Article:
Check out Facebook page of Massimo Vitale. Recently he posted what is known as a "ciambella Romagnola," which sometimes translated as a ring cake, reminds me of a torpedo of dough. Massimo posted to enjoy it with white wine, specifically moscato. He's right. Enjoy.
Kamel Saci is a baker who grew up in Toulouse, but now lives and works in New York City, baking at Il Buco Alimentari e Vineria. Among many things for which to admire him, I love his doughs for pizza and focaccia. Basic and simple, he's posted the recipe on his website.
His focaccia fino is particularly interesting, a no-shape loaf of bread that is imbibed in olive oil and cut straight from a slab of airy dough, then baked directly to a golden sweet finish. Given my penchant for sourdough, I adapted it. There's an amazing shelf life and sweetness to this dough. Here is what I got from a mixed hybrid adaption as I ran low of yeast!
Having seen erratic taste and texture in recent bakes, I lessened the liquid in my sourdough to see if it improved my bakes. And thinking that weak protein from local flour (farmed and milled in NY State) had a negative impact, I also refreshed my levain by adding some store bought flour, figuring it might correct those issues.
It did lead to a better crumb and crust coming out of my oven. A recent visit with baker-extraordinaire Kamel Saci, (from Il Buco Alimentari) helped, too, as he shared his secret of heating water for levain, adding it to the flour, allowing to cool enough, then adding the sourdough seed! I thought it odd, but tasting and seeing his bread and his advice, I was converted. Thank you, Kamel, for a lovely loaf.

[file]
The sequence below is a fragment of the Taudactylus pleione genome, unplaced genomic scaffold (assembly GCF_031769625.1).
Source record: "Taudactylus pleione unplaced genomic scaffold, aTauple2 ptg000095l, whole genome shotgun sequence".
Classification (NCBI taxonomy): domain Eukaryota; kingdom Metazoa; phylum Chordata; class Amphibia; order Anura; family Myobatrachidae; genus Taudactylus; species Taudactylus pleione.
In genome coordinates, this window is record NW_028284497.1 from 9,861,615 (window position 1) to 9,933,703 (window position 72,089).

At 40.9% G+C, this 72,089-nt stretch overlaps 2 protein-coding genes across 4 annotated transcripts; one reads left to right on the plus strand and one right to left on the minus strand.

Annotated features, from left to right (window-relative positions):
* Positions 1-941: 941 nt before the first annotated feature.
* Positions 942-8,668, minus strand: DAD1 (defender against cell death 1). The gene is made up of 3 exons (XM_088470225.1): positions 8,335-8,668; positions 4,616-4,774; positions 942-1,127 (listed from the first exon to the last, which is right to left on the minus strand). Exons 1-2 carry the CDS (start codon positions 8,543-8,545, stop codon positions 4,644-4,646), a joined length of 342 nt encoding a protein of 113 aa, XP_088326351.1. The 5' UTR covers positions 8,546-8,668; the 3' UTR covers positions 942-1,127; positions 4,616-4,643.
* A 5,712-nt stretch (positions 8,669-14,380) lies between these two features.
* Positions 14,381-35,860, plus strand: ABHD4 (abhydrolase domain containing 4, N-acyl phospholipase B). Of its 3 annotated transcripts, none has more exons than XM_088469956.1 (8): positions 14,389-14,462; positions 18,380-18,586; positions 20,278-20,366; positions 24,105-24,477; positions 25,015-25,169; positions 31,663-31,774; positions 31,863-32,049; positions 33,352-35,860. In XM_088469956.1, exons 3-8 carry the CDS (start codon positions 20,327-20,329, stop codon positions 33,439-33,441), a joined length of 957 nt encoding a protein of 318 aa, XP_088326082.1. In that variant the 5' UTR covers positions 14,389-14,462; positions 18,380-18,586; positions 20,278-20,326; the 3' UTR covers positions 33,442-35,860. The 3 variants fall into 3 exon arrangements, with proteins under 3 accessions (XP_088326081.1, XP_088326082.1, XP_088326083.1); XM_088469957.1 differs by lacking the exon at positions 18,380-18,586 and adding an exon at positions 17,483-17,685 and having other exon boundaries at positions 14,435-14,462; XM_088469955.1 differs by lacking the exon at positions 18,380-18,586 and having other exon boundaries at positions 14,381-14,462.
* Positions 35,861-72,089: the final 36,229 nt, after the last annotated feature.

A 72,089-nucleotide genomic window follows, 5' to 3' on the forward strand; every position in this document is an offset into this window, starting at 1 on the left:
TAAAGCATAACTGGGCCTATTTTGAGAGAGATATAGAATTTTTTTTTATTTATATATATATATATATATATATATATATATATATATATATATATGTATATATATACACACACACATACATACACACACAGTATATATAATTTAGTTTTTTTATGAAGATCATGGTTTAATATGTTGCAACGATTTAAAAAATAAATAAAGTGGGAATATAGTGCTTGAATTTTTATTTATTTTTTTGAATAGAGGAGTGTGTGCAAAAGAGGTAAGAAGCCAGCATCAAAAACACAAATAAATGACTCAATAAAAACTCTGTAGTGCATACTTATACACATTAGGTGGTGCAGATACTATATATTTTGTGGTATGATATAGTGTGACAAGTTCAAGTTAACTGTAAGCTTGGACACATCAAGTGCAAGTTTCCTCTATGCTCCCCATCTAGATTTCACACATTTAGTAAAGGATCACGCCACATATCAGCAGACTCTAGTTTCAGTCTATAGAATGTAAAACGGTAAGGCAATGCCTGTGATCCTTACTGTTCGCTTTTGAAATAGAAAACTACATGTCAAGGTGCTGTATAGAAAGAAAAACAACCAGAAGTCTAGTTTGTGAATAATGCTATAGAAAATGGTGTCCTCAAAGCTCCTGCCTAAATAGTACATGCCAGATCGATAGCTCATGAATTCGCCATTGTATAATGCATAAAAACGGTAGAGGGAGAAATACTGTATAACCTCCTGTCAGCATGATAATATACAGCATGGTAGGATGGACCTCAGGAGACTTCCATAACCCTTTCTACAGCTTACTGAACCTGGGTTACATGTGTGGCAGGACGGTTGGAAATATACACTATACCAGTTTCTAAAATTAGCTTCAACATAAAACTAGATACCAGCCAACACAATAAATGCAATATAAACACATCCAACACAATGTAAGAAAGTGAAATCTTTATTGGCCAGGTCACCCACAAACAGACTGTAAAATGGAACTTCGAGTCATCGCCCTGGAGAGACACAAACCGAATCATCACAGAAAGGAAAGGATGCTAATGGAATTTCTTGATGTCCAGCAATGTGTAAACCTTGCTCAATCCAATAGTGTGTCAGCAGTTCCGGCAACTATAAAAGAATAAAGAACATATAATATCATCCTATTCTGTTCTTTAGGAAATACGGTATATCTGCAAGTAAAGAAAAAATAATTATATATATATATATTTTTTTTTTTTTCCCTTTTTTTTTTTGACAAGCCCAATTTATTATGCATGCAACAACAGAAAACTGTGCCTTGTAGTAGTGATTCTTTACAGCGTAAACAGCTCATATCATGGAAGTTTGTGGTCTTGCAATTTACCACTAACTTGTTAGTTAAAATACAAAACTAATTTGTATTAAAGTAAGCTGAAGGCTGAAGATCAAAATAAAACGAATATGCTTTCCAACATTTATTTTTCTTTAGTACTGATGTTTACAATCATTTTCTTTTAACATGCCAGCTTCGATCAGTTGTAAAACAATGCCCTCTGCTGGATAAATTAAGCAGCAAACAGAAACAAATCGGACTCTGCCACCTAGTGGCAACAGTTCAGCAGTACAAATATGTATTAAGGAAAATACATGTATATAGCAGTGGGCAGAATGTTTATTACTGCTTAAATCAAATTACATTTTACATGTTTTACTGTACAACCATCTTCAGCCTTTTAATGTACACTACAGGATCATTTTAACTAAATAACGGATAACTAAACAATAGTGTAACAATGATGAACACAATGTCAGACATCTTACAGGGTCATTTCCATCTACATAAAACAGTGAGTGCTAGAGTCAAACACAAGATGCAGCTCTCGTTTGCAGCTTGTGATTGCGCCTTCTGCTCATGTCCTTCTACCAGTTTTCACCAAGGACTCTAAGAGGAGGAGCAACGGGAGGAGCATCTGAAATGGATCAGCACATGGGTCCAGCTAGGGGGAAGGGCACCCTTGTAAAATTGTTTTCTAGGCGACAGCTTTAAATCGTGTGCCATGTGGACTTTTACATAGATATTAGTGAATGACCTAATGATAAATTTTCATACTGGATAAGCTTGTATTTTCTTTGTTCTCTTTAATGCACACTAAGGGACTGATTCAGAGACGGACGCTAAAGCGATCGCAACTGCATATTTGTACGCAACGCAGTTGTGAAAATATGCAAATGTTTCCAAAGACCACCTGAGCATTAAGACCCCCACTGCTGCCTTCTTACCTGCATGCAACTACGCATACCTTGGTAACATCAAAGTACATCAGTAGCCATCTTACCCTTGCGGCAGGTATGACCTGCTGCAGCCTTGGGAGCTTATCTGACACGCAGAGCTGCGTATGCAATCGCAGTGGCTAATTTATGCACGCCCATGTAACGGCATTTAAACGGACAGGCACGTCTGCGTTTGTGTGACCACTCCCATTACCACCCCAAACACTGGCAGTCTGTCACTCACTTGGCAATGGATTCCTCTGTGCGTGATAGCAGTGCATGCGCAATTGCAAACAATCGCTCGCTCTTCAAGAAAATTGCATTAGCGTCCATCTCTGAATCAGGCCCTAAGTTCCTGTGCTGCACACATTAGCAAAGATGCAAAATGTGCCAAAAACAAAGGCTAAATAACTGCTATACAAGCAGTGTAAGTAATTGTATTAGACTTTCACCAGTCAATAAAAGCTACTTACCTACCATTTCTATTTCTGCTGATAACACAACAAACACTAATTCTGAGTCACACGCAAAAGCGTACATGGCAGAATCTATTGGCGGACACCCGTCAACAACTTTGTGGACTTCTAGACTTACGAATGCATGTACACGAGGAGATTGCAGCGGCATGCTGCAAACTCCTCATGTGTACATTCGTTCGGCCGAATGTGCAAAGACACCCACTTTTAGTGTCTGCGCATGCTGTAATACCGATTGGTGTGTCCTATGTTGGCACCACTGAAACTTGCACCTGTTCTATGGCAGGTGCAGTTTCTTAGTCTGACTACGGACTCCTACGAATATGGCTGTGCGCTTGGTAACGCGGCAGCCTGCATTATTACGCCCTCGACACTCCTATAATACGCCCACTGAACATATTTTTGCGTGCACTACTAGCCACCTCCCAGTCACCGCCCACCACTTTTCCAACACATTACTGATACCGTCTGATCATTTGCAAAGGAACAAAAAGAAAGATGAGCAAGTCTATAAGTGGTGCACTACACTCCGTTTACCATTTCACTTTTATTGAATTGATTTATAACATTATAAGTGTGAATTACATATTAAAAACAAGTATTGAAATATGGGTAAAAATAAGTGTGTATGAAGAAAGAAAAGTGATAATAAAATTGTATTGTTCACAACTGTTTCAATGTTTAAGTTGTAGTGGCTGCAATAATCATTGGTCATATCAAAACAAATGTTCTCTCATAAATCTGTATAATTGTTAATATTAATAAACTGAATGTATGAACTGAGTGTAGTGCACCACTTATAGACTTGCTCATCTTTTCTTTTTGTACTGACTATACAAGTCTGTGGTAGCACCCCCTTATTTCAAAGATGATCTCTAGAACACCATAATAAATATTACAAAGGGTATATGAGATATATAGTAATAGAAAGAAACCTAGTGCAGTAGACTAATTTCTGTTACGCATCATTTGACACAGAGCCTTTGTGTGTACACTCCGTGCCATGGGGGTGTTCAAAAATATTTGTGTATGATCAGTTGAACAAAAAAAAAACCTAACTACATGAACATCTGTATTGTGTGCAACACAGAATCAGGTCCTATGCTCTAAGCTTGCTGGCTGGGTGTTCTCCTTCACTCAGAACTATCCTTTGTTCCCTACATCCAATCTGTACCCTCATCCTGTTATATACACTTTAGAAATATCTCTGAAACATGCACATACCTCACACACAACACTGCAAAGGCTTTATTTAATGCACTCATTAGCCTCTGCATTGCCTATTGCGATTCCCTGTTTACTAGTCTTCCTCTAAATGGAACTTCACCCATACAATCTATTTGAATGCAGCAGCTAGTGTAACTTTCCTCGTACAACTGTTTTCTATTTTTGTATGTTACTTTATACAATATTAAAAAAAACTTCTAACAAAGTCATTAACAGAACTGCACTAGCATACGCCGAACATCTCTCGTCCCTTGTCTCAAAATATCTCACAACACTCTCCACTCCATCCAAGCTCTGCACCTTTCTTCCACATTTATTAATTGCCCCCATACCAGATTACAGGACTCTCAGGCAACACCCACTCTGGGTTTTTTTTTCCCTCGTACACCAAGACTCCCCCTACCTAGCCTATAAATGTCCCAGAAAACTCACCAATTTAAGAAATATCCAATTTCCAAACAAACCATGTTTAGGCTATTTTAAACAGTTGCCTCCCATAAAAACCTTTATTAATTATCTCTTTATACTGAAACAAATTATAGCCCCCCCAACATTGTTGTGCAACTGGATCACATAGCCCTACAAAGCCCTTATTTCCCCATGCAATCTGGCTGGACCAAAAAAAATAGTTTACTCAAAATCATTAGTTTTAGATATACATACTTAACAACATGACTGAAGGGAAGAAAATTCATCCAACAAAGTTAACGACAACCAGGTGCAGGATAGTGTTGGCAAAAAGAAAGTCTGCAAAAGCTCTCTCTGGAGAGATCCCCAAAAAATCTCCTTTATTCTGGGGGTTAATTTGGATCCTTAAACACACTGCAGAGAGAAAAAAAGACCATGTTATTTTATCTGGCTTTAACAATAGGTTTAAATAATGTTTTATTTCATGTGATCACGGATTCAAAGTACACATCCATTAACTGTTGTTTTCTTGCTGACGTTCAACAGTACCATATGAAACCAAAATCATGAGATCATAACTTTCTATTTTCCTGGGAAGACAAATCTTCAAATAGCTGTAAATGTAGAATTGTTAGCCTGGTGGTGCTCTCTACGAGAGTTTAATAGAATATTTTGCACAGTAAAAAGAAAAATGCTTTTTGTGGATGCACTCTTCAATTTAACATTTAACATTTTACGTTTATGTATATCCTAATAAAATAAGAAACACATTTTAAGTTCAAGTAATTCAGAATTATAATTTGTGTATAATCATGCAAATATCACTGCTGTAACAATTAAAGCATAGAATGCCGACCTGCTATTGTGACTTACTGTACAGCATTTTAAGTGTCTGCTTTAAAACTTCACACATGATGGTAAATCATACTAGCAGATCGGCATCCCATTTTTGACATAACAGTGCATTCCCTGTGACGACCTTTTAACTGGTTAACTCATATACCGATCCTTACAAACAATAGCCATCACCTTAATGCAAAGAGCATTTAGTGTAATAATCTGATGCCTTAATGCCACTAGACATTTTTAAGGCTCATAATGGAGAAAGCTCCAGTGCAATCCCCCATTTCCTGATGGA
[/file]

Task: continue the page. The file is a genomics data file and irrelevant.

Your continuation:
Recently baker Uri Scheft (from Manhattan-based Breads Bakery) invited me to join his crew and some students to mix, and shape three different breads. It gave me a great opportunity to see Uri shape his famous challah bread in various braids - from two to six strands. It was also great to hear Uri use the four hour workshop to explain his approach. Here are some shots from the class.
Early last Saturday morning I spent a few hours with bread baker Kamel Saci of Il buco alimentari & vinieria. Instead of our baking together, we shared stories of the business, talking bread and trends as he went about his day and I took photographs.
A natural born leader, Kamel guides a team of assistants, all the time teaching, encouraging, trading laughter. Watching him work in a tight kitchen, I was amazed by his organization, output and quality of products. The morning left me with his multiple tips on refreshing my levain, so, merci, Kamel!
This past weekend I took a class with James Lahey of Sullivan Street Bakery. The class was labeled as "Three breads, one dough," and based on Lahey's now famous no-knead dough technique. The class was quite simple in theory, but I walked out filled with techniques and ideas. James is a great teacher, story teller, and believer in craftsmanship.
Antonio Cepas Alonso is a great baker in Toledo (Spain, not Ohio) working at Benipan. Just a few months ago he took a bread I adapted, a pumpernickel and he made his even more remarkable. So one day my sourdough was quite active and I made his nut and seed loaf again, and wow, better then ever.
Bread blogger Barbara Elisi, a Roman baker living in Sweden, recently explored the meaning of companatico. From Latin "cum panis" (with bread) she explained that it comes from the same ethymology as compagno; friend. As in friend with whom to share bread - compagno or cum panis.
In keeping with that idea, I decided to give her formula that incorporated barley, spelt and wheat flours a go. She gave me some ideas of parameters and percents. With Breadstorm as my guide, I popped this formula out between shifts at work. Hectic baking! What came out of the oven was something I'd definitely share with a friend. Grazie Barbara!